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In most of the vector norm material, it was mentioned that the following inequalities can be proved, but no one provided the proof:
$$\lVert x\rVert_2\le\lVert x\rVert_1\le\sqrt{n}\lVert x\rVert_2;$$ $$\lVert x\rVert_\infty\le\lVert x\rVert_2\le\sqrt{n}\lVert x\rVert_\infty;$$ $$\lVert x\rVert_\infty\le\lVert x\rVert_1\le n\lVert x\rVert_\infty.$$

Is that very easy to prove this inequality?

Also wanted to know when the equality is attained?

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Homework? What have you tried? –  Jack Aug 19 '11 at 17:21
    
we have $|x|_1 = (\sum_{i=1}^n|x_i|)$ and $|x|_2 = (\sum_{i=1}^n|x_i|^2)^\frac{1}{2}$ . Im not sure how to relate these values to bring the mentioned inequality. Yes it is a part of my assignment. –  Learner Aug 19 '11 at 17:35
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As i recalled, it is rather simple and straightforward to prove.this gives one proof. –  newbie Aug 19 '11 at 17:37

3 Answers 3

up vote 2 down vote accepted

For the first, one direction is Holder's and the other is pretty simple (remember that $(x+y)^2=x^2+y^2+2xy$ and what this implies when $x,y\ge 0$). The other two are pretty simple if you write out what the individual terms mean. In fact, the third follows directly from the first two.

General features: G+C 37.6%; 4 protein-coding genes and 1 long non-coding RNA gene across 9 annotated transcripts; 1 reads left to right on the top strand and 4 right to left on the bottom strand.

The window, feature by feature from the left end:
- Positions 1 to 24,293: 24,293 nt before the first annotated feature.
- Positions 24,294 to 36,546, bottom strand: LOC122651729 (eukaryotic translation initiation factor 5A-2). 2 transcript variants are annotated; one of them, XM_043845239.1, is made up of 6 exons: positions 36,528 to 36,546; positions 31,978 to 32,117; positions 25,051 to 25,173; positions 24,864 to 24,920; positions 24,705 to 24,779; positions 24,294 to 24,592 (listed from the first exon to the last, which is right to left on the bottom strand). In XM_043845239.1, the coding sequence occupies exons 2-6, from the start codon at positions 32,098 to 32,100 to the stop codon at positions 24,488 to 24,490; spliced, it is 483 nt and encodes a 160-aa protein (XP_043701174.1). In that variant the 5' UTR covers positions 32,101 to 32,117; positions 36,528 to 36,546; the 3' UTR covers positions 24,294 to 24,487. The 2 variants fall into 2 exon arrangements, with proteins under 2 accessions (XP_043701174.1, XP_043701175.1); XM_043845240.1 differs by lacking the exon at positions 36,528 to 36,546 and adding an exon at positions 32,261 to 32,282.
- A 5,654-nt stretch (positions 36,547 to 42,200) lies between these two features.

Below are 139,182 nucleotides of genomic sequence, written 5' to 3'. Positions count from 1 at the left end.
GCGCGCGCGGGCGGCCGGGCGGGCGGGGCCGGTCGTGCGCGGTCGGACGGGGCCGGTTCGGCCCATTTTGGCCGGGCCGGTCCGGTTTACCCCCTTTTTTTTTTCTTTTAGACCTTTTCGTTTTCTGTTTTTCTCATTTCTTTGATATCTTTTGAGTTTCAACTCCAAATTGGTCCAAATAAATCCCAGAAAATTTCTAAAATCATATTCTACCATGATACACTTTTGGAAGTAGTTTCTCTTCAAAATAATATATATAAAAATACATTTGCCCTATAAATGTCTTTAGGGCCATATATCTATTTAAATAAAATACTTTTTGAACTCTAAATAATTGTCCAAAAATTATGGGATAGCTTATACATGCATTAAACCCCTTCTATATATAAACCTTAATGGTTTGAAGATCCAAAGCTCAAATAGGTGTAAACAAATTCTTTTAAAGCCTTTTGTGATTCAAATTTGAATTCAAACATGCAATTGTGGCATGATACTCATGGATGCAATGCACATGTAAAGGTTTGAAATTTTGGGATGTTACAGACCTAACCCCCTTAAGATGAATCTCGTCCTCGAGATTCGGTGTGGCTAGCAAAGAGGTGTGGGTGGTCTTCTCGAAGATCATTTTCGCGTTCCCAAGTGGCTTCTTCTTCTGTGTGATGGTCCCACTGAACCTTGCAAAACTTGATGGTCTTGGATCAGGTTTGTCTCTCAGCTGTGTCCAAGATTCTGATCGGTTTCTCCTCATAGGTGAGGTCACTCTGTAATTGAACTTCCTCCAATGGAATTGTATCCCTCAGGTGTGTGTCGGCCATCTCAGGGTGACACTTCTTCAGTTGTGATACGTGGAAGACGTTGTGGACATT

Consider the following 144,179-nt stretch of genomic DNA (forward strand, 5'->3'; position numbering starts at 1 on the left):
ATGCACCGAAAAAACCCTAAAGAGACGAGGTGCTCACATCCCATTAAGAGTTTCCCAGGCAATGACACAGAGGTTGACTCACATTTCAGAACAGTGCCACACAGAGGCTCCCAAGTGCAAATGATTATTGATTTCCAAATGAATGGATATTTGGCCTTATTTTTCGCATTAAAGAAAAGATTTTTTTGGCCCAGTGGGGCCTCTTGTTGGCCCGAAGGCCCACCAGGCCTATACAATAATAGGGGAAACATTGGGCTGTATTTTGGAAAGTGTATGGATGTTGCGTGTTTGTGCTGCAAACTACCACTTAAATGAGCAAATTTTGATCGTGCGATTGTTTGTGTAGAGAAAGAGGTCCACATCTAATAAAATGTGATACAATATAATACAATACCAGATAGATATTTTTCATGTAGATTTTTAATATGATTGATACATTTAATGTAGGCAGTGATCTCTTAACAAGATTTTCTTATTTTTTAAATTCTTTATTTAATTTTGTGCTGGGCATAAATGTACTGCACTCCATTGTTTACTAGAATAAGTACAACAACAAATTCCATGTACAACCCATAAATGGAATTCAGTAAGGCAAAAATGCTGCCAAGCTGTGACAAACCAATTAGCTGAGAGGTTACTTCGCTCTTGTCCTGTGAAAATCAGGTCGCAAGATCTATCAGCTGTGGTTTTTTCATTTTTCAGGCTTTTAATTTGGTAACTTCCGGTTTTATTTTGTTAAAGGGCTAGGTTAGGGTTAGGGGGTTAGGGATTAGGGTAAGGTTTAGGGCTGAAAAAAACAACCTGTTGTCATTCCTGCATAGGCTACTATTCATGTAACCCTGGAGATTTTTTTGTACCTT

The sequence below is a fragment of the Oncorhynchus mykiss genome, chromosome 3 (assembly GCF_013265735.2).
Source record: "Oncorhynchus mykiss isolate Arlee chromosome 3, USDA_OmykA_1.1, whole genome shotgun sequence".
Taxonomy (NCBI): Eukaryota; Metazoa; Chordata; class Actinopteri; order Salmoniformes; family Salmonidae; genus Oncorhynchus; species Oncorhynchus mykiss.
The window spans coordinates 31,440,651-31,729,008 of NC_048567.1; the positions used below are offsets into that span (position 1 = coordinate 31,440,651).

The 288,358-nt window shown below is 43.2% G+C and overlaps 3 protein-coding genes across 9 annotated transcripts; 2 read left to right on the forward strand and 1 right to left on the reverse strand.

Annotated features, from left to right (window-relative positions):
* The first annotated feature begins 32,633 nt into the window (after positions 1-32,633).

As for equality, Holder's inequality has specific conditions for equality, and the rest only require looking at how the inequalities were shown.

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The most important norms are the three you mentioned. To prove the stated inequalities you have to find out how the unit sphere with respect to each of these norms looks like. All three spheres are symmetric with respect to reflections of the form $x_k\mapsto -x_k$, $1\leq k\leq n$. Therefore it is enough to look at the first "octant" where all $x_k$ are $\geq0$. In this "octant" we have $$\|x\|_1=x_1+\ldots +x_n\>,\quad \|x\|_2=\sqrt{x_1^2+\ldots+ x_n^2}\>,\quad\|x\|_\infty=\max_k\ x_k\ .$$ It follows that the unit spheres belonging to these norms are an $n$-dimensional "octahedron", a euclidean $n$-ball of radius $1$, and an $n$-dimensional cube of side-length $2$. Given this interpretation I can leave it to you to prove the stated inequalities.

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The first inequality is the tricky part. Considering the relation between Root-Mean Square-Arithmetic Mean, rms>= Am, you can figure it out. Other inequalities, you can find out if you write the definitions out. The following link maybe helpful: http://www.artofproblemsolving.com/Wiki/index.php/Root-Mean_Square-Arithmetic_Mean-Geometric_Mean-Harmonic_mean_Inequality

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